In spite of this, the vast majority of health professionals are taught almost nothing about oral health. Worldwide, most pharmacy, nursing, and medical schools do not cover any oral health content. Most U.S. physicians receive less than 5 hours of oral health training during medical school, and residency training also may not prepare physicians to care for, or even examine patients’ mouths. This can lead to dire consequences such as delayed diagnosis of cancer; half of Medicare beneficiaries diagnosed with metastatic oral cancer see 11 or more physicians in the year prior to diagnosis. Although providing dental anesthesia and some other dental procedures fall within the scope of practice of medical providers, most patients who seek care in the medical setting for a dental problem receive no definitive treatment at all.

Of course, if patients were actually able to see a dentist, the burden on other health professionals would be significantly reduced. Yet fewer than 1% of dentists work in a hospital setting and only 2% work in community health centers. The majority of dentists work in a private practice and do not accept Medicaid. This may help explain why even when adults get access to dental coverage through Medicaid, their access to dental care may not improve. Dental and medical electronic health records are rarely interoperable – at the community health center where I completed residency, for example, I could read but not edit my patients’ medical records and medical providers could not see patients’ dental charts. It’s not surprising that most physicians are unsatisfied with their ability to refer to and communicate with dentists.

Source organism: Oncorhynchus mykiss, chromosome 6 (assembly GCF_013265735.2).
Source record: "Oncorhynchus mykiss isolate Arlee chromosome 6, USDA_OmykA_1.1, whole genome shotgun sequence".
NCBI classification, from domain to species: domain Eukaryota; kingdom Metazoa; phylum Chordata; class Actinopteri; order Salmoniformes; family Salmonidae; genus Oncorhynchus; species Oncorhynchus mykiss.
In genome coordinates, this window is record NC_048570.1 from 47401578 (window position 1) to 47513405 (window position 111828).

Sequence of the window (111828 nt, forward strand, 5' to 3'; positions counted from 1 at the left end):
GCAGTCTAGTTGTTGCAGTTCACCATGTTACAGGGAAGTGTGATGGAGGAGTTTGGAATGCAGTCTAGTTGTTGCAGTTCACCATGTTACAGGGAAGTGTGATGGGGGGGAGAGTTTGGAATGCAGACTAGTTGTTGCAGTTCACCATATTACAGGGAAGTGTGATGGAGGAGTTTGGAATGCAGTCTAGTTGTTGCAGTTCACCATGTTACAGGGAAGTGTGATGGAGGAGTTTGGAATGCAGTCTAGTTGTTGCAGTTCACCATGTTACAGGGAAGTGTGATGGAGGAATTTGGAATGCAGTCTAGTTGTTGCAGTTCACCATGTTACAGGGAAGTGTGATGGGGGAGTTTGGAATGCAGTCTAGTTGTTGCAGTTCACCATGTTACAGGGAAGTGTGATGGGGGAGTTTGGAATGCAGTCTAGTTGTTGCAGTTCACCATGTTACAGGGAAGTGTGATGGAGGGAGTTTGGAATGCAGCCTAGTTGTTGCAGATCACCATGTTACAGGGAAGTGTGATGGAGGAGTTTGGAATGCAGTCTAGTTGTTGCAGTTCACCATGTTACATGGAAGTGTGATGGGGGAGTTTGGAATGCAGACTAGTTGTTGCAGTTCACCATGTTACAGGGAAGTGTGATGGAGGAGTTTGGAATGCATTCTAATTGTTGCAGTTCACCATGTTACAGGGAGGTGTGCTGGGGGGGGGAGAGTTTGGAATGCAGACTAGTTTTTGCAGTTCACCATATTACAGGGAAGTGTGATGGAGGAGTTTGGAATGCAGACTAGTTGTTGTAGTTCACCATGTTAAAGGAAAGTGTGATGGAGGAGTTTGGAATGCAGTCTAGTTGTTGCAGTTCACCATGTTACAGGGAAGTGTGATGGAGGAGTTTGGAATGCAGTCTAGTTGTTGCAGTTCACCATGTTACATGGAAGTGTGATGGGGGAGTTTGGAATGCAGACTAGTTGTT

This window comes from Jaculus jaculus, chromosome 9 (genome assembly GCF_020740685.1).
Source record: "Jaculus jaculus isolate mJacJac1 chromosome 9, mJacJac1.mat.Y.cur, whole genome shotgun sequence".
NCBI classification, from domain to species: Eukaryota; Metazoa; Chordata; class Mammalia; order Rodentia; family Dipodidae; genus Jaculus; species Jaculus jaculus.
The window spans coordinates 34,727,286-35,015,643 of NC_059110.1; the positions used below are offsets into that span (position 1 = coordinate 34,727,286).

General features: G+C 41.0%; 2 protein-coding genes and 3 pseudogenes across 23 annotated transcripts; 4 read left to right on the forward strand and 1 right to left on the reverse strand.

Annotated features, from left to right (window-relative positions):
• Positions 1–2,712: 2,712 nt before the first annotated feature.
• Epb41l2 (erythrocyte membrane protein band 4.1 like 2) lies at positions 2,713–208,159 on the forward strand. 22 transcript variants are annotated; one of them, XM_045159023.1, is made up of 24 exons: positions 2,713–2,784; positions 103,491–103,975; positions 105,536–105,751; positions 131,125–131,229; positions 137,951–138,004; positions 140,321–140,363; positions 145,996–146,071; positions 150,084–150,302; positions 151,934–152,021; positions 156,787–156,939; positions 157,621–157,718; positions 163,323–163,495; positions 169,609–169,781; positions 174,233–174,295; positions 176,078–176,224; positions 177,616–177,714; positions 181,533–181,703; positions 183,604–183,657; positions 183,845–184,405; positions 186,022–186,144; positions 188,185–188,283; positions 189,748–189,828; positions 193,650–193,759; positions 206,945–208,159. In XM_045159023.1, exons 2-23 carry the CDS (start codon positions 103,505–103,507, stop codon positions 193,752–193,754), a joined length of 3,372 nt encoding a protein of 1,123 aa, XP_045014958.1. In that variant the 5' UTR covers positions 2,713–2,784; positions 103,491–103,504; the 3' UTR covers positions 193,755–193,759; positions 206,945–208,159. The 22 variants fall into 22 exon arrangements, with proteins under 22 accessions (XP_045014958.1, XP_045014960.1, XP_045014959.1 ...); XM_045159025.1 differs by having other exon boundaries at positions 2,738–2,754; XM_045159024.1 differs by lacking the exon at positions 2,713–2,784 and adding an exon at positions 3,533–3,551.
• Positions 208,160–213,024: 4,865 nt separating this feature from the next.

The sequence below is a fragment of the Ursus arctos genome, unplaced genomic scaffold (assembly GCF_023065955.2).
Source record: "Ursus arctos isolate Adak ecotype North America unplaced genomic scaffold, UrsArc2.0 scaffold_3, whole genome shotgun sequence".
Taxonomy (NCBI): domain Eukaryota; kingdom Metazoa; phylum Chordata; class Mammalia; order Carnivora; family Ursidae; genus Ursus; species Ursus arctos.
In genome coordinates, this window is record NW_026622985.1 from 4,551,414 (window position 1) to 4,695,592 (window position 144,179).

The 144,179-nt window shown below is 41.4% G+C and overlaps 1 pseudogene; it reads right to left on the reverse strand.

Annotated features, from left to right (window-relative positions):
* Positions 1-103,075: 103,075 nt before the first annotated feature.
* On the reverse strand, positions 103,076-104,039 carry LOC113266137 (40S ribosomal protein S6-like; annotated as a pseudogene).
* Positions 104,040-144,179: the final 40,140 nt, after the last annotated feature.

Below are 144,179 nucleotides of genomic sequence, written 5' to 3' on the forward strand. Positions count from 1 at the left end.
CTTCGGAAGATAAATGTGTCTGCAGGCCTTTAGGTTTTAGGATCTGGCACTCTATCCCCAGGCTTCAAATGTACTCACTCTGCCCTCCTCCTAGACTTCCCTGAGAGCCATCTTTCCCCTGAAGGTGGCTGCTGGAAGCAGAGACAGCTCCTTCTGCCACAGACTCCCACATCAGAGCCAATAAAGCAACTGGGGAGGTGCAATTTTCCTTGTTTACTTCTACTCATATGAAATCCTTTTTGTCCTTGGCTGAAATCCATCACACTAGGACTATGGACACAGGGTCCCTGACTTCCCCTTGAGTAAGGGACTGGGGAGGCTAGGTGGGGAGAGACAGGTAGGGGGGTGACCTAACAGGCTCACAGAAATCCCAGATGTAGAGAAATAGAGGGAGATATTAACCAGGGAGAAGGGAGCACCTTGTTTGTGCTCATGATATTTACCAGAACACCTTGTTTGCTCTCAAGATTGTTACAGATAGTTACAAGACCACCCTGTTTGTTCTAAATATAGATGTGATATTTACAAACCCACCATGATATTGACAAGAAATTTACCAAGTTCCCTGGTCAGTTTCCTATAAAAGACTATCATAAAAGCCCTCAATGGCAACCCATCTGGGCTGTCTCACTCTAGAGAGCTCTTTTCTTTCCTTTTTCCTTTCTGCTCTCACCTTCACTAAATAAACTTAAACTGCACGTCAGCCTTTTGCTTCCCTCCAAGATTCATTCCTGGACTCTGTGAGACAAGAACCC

Clearly, this must change. A newly-adopted accreditation standard now requires all dental schools to incorporate interprofessional education curricula, which can prepare future dentists to communicate with other providers. Some dental schools and health centers are even piloting innovative models where dental students provide care alongside other health professionals such as nurse practitioners and medical and nursing students. Graduates of these experiences may be more likely to serve vulnerable patients and more comfortable working outside the traditional dental setting. Similarly, dental hygienists have begun to work in the primary care or hospital setting, providing valuable oral hygiene and counseling to patients seeking medical care.